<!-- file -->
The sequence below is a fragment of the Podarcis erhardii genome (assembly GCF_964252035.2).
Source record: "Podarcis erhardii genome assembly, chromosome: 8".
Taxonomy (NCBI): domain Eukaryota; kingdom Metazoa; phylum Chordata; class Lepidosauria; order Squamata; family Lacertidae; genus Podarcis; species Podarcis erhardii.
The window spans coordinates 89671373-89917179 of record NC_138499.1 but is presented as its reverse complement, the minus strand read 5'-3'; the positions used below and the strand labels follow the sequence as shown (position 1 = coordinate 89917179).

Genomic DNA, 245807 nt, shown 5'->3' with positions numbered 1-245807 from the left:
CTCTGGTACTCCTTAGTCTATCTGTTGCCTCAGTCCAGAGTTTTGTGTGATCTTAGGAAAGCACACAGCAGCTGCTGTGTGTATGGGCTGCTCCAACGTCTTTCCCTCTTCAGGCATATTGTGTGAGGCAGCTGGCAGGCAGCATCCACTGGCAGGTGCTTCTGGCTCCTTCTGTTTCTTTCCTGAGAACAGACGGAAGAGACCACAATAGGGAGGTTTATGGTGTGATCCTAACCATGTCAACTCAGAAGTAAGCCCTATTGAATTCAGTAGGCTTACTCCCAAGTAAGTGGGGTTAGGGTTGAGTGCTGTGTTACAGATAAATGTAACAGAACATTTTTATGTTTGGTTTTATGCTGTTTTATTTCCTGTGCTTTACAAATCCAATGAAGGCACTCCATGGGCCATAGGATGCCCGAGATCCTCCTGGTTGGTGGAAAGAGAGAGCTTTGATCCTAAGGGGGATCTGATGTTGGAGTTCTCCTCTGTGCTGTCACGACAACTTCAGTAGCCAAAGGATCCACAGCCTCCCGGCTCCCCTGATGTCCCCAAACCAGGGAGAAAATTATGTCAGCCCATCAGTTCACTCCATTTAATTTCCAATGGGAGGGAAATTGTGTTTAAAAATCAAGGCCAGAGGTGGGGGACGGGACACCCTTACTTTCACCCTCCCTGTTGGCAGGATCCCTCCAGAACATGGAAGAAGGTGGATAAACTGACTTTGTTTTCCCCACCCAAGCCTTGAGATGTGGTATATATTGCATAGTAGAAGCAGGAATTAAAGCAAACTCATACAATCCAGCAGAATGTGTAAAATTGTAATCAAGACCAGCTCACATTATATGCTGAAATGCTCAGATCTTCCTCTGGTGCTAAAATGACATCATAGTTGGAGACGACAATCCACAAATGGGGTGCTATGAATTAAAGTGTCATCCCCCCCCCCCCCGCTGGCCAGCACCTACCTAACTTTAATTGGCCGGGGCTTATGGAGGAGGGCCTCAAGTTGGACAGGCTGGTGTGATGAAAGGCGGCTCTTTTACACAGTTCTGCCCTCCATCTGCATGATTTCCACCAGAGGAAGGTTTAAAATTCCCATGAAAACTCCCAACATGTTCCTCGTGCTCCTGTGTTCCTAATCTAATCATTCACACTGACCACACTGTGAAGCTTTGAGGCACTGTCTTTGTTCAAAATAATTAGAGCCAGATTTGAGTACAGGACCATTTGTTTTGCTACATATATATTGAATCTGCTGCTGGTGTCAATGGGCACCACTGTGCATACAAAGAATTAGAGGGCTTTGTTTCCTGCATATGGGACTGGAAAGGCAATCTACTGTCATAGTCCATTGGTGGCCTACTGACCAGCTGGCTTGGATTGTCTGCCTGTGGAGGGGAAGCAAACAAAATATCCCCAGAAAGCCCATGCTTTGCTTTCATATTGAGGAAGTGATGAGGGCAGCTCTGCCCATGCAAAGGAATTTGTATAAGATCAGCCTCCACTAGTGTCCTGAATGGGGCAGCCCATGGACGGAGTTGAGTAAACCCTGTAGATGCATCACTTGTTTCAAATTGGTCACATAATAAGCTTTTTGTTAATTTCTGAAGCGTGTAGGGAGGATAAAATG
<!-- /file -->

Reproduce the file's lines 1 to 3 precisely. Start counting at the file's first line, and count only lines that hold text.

The sequence below is a fragment of the Podarcis erhardii genome (assembly GCF_964252035.2).
Source record: "Podarcis erhardii genome assembly, chromosome: 8".
Taxonomy (NCBI): domain Eukaryota; kingdom Metazoa; phylum Chordata; class Lepidosauria; order Squamata; family Lacertidae; genus Podarcis; species Podarcis erhardii.